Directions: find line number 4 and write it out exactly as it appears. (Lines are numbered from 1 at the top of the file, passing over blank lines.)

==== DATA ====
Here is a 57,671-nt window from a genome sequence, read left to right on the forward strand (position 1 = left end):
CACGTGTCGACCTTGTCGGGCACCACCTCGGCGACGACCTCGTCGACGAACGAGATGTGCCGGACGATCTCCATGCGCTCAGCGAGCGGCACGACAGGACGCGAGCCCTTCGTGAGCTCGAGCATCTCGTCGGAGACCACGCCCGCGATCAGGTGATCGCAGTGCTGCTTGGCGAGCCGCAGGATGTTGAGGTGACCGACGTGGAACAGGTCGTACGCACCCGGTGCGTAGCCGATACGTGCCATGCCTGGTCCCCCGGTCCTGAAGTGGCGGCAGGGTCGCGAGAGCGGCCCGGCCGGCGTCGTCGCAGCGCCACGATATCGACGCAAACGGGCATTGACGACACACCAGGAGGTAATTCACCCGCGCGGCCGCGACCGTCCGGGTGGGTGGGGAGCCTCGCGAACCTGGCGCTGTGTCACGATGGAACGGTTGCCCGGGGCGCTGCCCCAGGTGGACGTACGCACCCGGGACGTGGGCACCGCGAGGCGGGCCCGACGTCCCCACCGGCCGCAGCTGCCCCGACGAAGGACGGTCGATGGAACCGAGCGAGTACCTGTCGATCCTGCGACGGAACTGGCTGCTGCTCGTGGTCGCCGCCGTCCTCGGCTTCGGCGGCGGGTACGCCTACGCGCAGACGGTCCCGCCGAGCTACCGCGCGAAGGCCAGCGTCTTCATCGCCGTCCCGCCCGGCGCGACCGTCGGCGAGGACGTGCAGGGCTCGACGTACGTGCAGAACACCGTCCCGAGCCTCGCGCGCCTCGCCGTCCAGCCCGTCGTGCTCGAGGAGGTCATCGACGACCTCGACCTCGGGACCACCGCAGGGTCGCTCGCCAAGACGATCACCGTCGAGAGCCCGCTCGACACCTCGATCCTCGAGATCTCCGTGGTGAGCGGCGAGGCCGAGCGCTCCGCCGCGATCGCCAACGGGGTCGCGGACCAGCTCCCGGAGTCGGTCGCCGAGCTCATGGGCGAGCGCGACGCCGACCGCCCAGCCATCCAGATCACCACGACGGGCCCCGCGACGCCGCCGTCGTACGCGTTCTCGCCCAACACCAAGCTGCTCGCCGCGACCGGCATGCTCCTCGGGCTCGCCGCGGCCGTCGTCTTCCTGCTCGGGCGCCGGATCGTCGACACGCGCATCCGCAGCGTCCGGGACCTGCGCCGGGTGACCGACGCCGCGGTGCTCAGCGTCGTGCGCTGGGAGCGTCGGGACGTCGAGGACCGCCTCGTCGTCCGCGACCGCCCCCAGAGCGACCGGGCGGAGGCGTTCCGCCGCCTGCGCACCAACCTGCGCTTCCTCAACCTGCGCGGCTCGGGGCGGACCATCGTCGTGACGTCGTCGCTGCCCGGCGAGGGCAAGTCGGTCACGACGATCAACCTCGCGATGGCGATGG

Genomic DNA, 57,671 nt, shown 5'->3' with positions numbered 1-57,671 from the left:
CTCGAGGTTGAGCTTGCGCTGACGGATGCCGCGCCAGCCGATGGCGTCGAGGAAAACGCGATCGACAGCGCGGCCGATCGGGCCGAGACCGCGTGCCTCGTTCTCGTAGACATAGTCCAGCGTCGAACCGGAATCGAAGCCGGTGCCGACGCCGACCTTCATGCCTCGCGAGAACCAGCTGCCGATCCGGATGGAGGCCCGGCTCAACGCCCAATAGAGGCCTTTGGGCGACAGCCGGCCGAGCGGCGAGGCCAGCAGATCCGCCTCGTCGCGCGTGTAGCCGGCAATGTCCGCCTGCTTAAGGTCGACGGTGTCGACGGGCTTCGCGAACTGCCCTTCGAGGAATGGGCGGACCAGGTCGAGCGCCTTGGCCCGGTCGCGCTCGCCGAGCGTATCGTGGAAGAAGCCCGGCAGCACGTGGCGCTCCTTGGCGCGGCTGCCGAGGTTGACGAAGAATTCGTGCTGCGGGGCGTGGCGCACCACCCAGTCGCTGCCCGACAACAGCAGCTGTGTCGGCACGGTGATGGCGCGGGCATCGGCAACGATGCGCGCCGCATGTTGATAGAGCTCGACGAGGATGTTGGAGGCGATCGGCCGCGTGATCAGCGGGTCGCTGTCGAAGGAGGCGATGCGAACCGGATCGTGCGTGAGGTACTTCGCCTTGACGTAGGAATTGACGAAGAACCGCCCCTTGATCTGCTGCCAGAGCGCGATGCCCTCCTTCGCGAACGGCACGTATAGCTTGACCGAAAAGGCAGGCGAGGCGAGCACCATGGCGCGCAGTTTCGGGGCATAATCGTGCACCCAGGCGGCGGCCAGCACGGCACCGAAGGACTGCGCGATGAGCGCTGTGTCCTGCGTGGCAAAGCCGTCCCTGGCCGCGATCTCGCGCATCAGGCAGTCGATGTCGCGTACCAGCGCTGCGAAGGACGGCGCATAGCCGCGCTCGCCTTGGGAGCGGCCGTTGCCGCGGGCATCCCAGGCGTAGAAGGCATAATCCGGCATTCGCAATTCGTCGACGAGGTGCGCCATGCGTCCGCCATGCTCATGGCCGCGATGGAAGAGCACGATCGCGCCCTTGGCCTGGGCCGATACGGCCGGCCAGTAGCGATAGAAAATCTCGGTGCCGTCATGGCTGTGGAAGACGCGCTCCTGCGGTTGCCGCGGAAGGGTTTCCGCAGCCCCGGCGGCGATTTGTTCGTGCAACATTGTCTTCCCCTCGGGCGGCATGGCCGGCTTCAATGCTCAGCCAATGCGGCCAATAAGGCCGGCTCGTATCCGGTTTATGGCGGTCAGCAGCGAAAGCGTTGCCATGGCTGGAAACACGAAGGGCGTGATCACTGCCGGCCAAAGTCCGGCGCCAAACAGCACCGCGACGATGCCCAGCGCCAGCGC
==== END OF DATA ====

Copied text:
CTCGAGGTTGAGCTTGCGCTGACGGATGCCGCGCCAGCCGATGGCGTCGAGGAAAACGCGATCGACAGCGCGGCCGATCGGGCCGAGACCGCGTGCCTCGTTCTCGTAGACATAGTCCAGCGTCGAACCGGAATCGAAGCCGGTGCCGACGCCGACCTTCATGCCTCGCGAGAACCAGCTGCCGATCCGGATGGAGGCCCGGCTCAACGCCCAATAGAGGCCTTTGGGCGACAGCCGGCCGAGCGGCGAGGCCAGCAGATCCGCCTCGTCGCGCGTGTAGCCGGCAATGTCCGCCTGCTTAAGGTCGACGGTGTCGACGGGCTTCGCGAACTGCCCTTCGAGGAATGGGCGGACCAGGTCGAGCGCCTTGGCCCGGTCGCGCTCGCCGAGCGTATCGTGGAAGAAGCCCGGCAGCACGTGGCGCTCCTTGGCGCGGCTGCCGAGGTTGACGAAGAATTCGTGCTGCGGGGCGTGGCGCACCACCCAGTCGCTGCCCGACAACAGCAGCTGTGTCGGCACGGTGATGGCGCGGGCATCGGCAACGATGCGCGCCGCATGTTGATAGAGCTCGACGAGGATGTTGGAGGCGATCGGCCGCGTGATCAGCGGGTCGCTGTCGAAGGAGGCGATGCGAACCGGATCGTGCGTGAGGTACTTCGCCTTGACGTAGGAATTGACGAAGAACCGCCCCTTGATCTGCTGCCAGAGCGCGATGCCCTCCTTCGCGAACGGCACGTATAGCTTGACCGAAAAGGCAGGCGAGGCGAGCACCATGGCGCGCAGTTTCGGGGCATAATCGTGCACCCAGGCGGCGGCCAGCACGGCACCGAAGGACTGCGCGATGAGCGCTGTGTCCTGCGTGGCAAAGCCGTCCCTGGCCGCGATCTCGCGCATCAGGCAGTCGATGTCGCGTACCAGCGCTGCGAAGGACGGCGCATAGCCGCGCTCGCCTTGGGAGCGGCCGTTGCCGCGGGCATCCCAGGCGTAGAAGGCATAATCCGGCATTCGCAATTCGTCGACGAGGTGCGCCATGCGTCCGCCATGCTCATGGCCGCGATGGAAGAGCACGATCGCGCCCTTGGCCTGGGCCGATACGGCCGGCCAGTAGCGATAGAAAATCTCGGTGCCGTCATGGCTGTGGAAGACGCGCTCCTGCGGTTGCCGCGGAAGGGTTTCCGCAGCCCCGGCGGCGATTTGTTCGTGCAACATTGTCTTCCCCTCGGGCGGCATGGCCGGCTTCAATGCTCAGCCAATGCGGCCAATAAGGCCGGCTCGTATCCGGTTTATGGCGGTCAGCAGCGAAAGCGTTGCCATGGCTGGAAACACGAAGGGCGTGATCACTGCCGGCCAAAGTCCGGCGCCAAACAGCACCGCGACGATGCCCAGCGCCAGCGC